Like 'The People of Sand and Slag' and 'The Pasho', 'The Calorie Man' is set in a future of decline. It would probably be too strong to call these stories post-apocalyptic--the processes that lead to their worlds seem to have been more gradual than that--but they are all, in some way, lesser than our own. Lesser in spirit; lesser in knowledge; lesser, in the new story, in energy. 'The Calorie Man' takes place when fossil fuels have been exhausted. In its place, food is used as a universal energy source. The story opens with the protagonist, Lalji, visiting a kinetic shop; there he collects his springs, recharged by the labours of designed, degenerate beasts known as mulies. Calories have been converted to joules, and now the springs are tightly wound, ready to power his riverboat's engines for another few miles of travel.
Of course, in such a world, big business still exists. The biotech companies are now energy companies as well; their high-yield, energy-rich crops are patented, copyrighted and controlled, a coupling between food, energy and currency that has crippled society. All along the mississippi, small towns and villages pay their IP dues and ship calories downriver to New Orleans. The reason for Lalji's journey is to make a strike back at the men in control. He goes upriver to find a man, a calorie man, who may be just another generipper--one of those responsible for the state of things; 'generippers make monoculture', Lalji notes bitterly--or who may be able to help.
'The Calorie Man' is not as fully successful as some of Bacigalupi's earlier stories. Lalji's characterisation is by-the-numbers: a small-time crook convinced against his better judgement to take a job that could change society. His memories allow us to see the way the world has diminished, but he himself never comes alive. The writing, too, is generally not as imaginative or as vivid as we have come to expect (although there are occasional gleams through the grime, so it may be to an extent deliberate), and Bacigalupi's naming of things seems clunky and unlikely: SoyPRO, SuperFlavor, HiGro, AgriGen.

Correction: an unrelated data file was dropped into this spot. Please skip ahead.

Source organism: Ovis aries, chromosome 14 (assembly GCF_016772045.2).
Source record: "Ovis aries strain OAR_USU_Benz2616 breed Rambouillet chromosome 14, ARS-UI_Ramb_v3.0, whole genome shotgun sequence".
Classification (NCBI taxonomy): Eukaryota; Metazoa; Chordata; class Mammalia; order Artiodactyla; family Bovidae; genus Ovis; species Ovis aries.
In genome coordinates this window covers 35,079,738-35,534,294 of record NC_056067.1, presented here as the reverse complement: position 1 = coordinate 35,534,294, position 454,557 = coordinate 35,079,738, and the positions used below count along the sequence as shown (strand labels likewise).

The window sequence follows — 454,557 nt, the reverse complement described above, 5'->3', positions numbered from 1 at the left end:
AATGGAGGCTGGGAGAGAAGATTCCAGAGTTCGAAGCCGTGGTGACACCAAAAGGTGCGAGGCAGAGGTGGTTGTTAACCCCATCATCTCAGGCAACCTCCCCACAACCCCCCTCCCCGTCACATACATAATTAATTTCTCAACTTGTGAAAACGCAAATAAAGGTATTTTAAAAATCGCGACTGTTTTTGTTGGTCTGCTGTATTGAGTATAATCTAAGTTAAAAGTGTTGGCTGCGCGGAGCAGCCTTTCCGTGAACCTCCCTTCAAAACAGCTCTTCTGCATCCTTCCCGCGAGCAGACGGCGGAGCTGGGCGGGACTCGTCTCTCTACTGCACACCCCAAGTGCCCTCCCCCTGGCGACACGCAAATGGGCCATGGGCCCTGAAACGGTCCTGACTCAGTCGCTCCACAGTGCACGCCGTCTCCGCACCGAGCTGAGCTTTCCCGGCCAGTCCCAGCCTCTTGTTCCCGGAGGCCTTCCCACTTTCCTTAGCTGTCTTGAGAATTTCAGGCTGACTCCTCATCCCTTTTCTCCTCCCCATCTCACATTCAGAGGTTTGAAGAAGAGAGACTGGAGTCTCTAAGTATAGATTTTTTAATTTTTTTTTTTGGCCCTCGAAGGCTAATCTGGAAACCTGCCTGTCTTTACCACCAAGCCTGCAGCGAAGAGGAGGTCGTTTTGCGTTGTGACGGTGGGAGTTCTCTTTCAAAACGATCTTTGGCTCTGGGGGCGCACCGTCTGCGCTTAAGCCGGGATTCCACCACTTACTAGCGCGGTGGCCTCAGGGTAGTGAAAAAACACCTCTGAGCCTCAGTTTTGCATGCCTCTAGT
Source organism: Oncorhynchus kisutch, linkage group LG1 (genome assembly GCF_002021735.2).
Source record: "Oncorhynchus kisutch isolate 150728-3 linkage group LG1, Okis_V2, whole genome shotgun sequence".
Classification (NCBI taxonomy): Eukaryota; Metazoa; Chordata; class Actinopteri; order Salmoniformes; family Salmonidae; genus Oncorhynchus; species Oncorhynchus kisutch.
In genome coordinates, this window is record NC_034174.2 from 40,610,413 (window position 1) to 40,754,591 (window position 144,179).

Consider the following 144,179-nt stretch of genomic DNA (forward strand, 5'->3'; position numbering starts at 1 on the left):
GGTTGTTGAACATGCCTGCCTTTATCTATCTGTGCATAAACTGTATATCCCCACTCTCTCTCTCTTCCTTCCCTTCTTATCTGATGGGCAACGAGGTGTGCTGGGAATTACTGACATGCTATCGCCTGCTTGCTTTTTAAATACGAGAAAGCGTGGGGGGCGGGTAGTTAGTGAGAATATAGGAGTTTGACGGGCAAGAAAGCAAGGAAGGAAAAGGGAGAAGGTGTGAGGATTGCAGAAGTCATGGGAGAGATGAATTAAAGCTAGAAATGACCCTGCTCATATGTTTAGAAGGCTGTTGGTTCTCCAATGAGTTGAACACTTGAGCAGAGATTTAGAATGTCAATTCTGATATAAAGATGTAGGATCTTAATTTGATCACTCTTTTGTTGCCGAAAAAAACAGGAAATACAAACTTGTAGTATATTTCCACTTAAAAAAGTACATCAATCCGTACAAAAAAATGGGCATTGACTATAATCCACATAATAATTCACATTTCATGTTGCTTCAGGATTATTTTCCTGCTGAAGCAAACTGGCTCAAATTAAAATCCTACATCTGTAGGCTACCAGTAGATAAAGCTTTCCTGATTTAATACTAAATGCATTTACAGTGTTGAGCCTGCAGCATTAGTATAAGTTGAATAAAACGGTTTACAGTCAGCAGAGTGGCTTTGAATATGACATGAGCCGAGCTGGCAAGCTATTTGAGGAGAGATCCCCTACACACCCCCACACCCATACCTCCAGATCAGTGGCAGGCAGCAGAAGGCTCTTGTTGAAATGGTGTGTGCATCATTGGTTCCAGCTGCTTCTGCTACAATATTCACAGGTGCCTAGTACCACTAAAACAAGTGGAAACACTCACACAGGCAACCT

The setting and story, however, are elegantly built. Perhaps the best thing about both is their solidity. The economics of the society may or may not be plausible, but for the length of a novella they convince, enough to allow Bacigalupi to make perceptive and timely points about what defines haves and the have-nots, on both local and global scales. The technology, meanwhile, is enthralling, all dirty low-tech shortcuts laid over inaccessible high-tech foundations. The extent and implications of the genetic modification employed only become apparent towards the end of the story, but there is never a sense that the science itself is misguided; rather, it is a human failing, the ends to which it has been put. In fact, it is the same science that offers hope. Thoughtful stories about the possible effects of biotechnology are still not as common as they should be, and neither are stories about post-petroleum worlds. 'The Calorie Man' is a welcome addition to both canons.